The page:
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03 May 2023


Task Force Distribution Stand: 5/D154
Lorenz Wagner, the son of shoemaker Johann Wagner, founded the LOWA company in 1923 in tranquil Jetzendorf, north of Munich.


Not a fairy tale, but a true story: Lorenz, Hans and Adolf Wagner lived more than a hundred years ago in the Bavarian community of Jetzendorf an der Ilm. They learned the shoemaking trade from their father and then wrote alpine shoe history: as the founders of the LOWA, Hanwag and Hochland brands.


The father of the three Wagner brothers, Johann, was a shoemaker and musician. He played in the first Jetzendorf music band, founded by his brother Josef Wagner in 1850. Johann's sons Lorenz, Hans and Adolf were also musical and soon joined the party. And so the Wagnerian chapel played - depending on the occasion, swinging folk music or solemn church music. After his uncle and cousin, Lorenz Wagner finally took over the direction of the ensemble.


The need for shoes was great in the 1920s because they were the most important means of transportation. People in rural and urban areas were primarily on the move on "Schuster's pony". Lorenz' brothers settled down as self-employed shoemakers. Hans Wagner went to Vierkirchen, his brother Adolf to Weichs, both places are about 10 kilometers from Jetzendorf. The band broke up and the story of the three shoe brands began.

Today's Hanwag brand was founded in 1921. Hans Wagner supplied shoes for a Munich company and soon produced his own Bund and Haferl shoes. He constantly expanded his business and from 1952 marketed his shoes under the Hanwag name. The factory remained family-owned for the first 83 years, the company founder was succeeded by his nephew Josef Wagner, so that Hanwag only had two company bosses at this time. The company has belonged to Fenix ​​Outdoor AB since 2004. The "brother company" is still connected to LOWA in friendly competition today.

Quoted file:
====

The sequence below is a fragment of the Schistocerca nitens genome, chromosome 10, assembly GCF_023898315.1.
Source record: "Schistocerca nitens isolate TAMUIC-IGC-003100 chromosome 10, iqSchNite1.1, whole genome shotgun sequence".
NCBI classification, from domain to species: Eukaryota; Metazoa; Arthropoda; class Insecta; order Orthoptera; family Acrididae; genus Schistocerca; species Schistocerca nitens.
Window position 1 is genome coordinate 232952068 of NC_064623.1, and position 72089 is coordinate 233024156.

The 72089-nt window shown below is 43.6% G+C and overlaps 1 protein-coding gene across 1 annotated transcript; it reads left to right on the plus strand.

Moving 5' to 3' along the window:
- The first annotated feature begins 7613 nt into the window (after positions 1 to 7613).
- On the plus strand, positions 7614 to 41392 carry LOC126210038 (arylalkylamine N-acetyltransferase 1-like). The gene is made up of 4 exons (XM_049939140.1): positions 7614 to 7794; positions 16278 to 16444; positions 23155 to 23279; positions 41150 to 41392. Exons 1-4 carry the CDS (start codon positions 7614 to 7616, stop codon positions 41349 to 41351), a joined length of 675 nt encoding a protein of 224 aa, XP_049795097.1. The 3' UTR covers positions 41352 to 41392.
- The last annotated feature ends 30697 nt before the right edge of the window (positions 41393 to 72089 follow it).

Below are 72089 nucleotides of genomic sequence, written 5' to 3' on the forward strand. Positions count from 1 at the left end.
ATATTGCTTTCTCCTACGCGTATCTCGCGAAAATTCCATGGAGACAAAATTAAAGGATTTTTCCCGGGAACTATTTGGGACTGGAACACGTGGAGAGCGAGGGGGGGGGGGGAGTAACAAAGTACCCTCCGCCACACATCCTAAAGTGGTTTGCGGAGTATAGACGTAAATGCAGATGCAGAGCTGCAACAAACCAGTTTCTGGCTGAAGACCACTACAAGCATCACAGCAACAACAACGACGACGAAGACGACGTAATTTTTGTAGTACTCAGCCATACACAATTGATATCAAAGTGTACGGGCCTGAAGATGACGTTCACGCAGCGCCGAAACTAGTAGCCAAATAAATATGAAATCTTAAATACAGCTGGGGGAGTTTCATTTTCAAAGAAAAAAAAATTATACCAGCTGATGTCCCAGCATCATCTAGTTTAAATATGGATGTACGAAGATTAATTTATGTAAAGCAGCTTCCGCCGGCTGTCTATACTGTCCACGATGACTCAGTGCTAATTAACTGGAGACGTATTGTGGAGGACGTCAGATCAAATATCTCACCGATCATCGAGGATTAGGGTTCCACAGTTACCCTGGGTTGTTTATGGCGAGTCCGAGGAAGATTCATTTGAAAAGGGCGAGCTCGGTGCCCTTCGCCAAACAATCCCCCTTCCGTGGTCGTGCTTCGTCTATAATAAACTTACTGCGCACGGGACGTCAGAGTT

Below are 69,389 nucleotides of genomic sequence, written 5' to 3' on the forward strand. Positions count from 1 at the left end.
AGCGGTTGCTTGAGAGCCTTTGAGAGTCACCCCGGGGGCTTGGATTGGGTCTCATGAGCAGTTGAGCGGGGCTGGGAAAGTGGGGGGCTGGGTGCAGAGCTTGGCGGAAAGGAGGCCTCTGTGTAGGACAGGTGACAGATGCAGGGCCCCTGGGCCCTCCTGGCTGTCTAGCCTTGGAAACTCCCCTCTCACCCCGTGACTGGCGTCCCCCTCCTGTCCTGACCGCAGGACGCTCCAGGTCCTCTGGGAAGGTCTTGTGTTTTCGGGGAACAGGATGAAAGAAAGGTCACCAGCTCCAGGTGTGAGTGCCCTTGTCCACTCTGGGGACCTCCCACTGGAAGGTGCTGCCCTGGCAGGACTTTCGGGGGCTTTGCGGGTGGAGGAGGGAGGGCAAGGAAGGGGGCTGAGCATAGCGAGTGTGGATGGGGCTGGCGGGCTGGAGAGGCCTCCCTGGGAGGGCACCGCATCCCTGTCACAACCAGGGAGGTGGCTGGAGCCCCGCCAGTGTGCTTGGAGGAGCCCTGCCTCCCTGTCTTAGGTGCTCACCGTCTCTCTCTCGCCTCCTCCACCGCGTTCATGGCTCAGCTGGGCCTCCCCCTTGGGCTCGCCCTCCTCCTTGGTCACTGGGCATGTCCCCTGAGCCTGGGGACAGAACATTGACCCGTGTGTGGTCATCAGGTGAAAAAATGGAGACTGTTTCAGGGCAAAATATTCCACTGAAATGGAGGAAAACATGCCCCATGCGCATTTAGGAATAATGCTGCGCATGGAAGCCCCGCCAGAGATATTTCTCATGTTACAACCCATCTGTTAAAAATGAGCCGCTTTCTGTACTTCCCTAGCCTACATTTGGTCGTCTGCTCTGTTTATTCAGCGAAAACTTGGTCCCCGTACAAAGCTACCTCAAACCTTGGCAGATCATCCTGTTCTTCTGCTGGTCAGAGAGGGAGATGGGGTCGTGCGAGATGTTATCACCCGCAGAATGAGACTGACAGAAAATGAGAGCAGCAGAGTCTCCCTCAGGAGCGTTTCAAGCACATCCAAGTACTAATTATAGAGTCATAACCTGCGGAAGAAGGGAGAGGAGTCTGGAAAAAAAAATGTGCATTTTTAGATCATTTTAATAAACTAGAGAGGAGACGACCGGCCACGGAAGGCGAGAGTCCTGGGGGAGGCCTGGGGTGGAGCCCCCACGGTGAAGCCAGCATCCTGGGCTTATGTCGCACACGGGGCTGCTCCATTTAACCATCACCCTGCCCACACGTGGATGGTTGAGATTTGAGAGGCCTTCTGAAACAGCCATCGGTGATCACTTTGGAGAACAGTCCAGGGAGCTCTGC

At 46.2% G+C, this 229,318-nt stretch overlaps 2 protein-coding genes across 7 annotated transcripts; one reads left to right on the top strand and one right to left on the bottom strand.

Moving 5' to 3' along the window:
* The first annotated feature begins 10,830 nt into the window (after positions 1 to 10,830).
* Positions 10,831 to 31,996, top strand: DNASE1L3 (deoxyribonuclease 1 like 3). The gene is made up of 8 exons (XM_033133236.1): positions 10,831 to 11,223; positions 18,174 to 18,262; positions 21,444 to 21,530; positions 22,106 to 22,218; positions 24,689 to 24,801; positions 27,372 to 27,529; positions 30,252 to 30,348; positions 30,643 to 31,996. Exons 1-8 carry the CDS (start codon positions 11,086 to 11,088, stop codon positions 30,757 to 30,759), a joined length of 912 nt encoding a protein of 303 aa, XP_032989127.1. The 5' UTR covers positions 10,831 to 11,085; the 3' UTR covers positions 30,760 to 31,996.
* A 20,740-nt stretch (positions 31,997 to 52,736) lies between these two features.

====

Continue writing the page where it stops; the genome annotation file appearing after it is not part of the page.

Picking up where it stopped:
Adolf Wagner, the youngest of the three brothers, married in Weichs in 1923, took over the shoe repair workshop there and developed it into a shoe factory with 30 employees in ten years. Under the abbreviation "AW" his mountain and ski boots were very successful. Like his brothers, he produced mountaineering boots during the war. In the post-war period, the new beginning succeeded under the brand name Hochland. Daughter Emma and her husband took over the business in 1955, which was known around the world in the 1950s and 1960s. In the mid-1970s, the shoe factory was leased to the Romika company, which produced high-quality hiking shoes there. However, the pressure of competition was too great and in 1981 the factory had to close for good.


The parallels to the stories of his brothers cannot be overlooked: Lorenz Wagner, born in 1893, took over his parents' estate in Jetzendorf in 1922 as the eldest son. This included some land and his father Johann's cobbler's shop. Lorenz had big plans: together with his wife Therese, he wanted to expand the "small-scale cobbler's workshop" into a real "company". So he bought his first machines and founded his own company in 1923, which was not called LOWA at the time. He probably just ran it under his name at first, but in the 1930s the company appeared in documents as "Ilmtaler Sportschuhfabrik". Success followed: in 1925 Lorenz Wagner employed two male workers over the age of 16, by 1930 there were already seven employees – six men and one woman. The space became too small. The first factory building was built, 15 by 6 meters in size.